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Ontario Tech acknowledges the lands and people of the Mississaugas of Scugog Island First Nation.

We are thankful to be welcome on these lands in friendship. The lands we are situated on are covered by the Williams Treaties and are the traditional territory of the Mississaugas, a branch of the greater Anishinaabeg Nation, including Algonquin, Ojibway, Odawa and Pottawatomi. These lands remain home to many Indigenous nations and peoples.

We acknowledge this land out of respect for the Indigenous nations who have cared for Turtle Island, also called North America, from before the arrival of settler peoples until this day. Most importantly, we acknowledge that the history of these lands has been tainted by poor treatment and a lack of friendship with the First Nations who call them home.

This history is something we are all affected by because we are all treaty people in Canada. We all have a shared history to reflect on, and each of us is affected by this history in different ways. Our past defines our present, but if we move forward as friends and allies, then it does not have to define our future.

Learn more about Indigenous Education and Cultural Services

Pronoun Errors

A pronoun is a word used to represent one or more people (he, she, they, etc.) or a thing (it). In writing, readers often become confused when pronouns are used without a clear indication of what the pronoun is replacing (i.e. the antecedent).  This vagueness is confusing. The reader does not know what “they” is referring to, or which “he” did what. Another common problem occurs when a writer uses “they” to refer to one individual or thing. Make sure that your pronoun agrees in number with its antecedent (i.e. the noun to which it refers). Remember that organizations are a unit, so the correct pronoun is “it”: singular.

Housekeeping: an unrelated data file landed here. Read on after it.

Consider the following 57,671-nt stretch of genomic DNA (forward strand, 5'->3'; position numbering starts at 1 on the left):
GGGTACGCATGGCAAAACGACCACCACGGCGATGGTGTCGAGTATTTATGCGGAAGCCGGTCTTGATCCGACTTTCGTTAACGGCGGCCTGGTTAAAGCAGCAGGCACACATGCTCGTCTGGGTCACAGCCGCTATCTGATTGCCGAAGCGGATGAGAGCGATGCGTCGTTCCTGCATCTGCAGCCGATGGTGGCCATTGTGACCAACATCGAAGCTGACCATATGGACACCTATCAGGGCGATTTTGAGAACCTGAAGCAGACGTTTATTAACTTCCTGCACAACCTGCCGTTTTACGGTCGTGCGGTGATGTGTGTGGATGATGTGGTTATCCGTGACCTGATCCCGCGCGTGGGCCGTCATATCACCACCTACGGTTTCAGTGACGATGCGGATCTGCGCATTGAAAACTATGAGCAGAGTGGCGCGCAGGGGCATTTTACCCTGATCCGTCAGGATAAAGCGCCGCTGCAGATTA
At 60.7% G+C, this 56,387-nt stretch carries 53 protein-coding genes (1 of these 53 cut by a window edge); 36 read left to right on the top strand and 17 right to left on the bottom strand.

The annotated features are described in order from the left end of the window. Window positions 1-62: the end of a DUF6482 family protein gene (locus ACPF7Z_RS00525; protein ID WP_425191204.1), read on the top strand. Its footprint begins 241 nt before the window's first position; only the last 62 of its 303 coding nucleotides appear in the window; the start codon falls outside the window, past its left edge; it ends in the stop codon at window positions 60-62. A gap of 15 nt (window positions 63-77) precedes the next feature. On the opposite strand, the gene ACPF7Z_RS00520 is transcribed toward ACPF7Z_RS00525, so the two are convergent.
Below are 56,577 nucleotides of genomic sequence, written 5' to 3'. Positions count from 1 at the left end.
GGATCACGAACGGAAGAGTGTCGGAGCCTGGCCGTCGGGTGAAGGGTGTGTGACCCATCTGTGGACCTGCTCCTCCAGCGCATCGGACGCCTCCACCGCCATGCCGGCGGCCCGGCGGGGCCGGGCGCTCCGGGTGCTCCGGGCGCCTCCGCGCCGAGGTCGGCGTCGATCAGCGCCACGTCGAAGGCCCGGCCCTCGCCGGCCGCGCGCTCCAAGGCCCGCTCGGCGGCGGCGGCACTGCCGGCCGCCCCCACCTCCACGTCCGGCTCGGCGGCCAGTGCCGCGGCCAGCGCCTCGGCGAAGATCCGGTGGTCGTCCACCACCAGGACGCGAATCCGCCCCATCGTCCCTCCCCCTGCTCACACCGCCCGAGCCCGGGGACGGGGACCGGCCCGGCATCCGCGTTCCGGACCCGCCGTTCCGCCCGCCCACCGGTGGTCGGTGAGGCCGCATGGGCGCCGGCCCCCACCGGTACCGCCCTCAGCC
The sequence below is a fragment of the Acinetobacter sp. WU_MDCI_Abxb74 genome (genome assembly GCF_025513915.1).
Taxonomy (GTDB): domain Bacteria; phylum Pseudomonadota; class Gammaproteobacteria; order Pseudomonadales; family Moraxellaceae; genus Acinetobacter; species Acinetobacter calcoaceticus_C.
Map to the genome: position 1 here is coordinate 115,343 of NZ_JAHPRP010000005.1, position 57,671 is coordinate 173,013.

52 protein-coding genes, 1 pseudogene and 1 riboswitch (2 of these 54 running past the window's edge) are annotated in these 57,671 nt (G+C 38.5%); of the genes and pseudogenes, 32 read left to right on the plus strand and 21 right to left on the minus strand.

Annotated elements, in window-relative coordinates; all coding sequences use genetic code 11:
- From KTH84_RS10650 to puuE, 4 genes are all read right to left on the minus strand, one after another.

Make sure it is clear to whom or what your pronoun is referring.

  • Incorrect: The red team was losing to the blue team, but they had a lot of injured players. [Which team had a lot of injured players? It is unclear because the pronoun is supposed to refer to the noun that immediately precedes it.]

  • Correct:  The blue team was winning against the red team, but the red team had a lot of injured players.

  • Correct: The red team had many injured players and were losing against the blue team.


Avoid using ‘they’ to refer to individuals if you do not know the gender of the subject.

  • Incorrect: When the teacher went to buy some supplies, they used their credit card. [This is incorrect because ‘teacher’ is singular, but ‘they’ is plural.]

  • Correct: When the teacher went to buy some supplies, he (or she) used his (or her) credit card. [If you know the gender, use the correct pronoun. If the gender is unknown, use both or choose one and use it consistently.]

  • Correct: When the teacher went to buy some supplies, she used her credit card.

  • Correct: When the teacher, Mr. Simpson, went to buy some supplies, he used his credit card.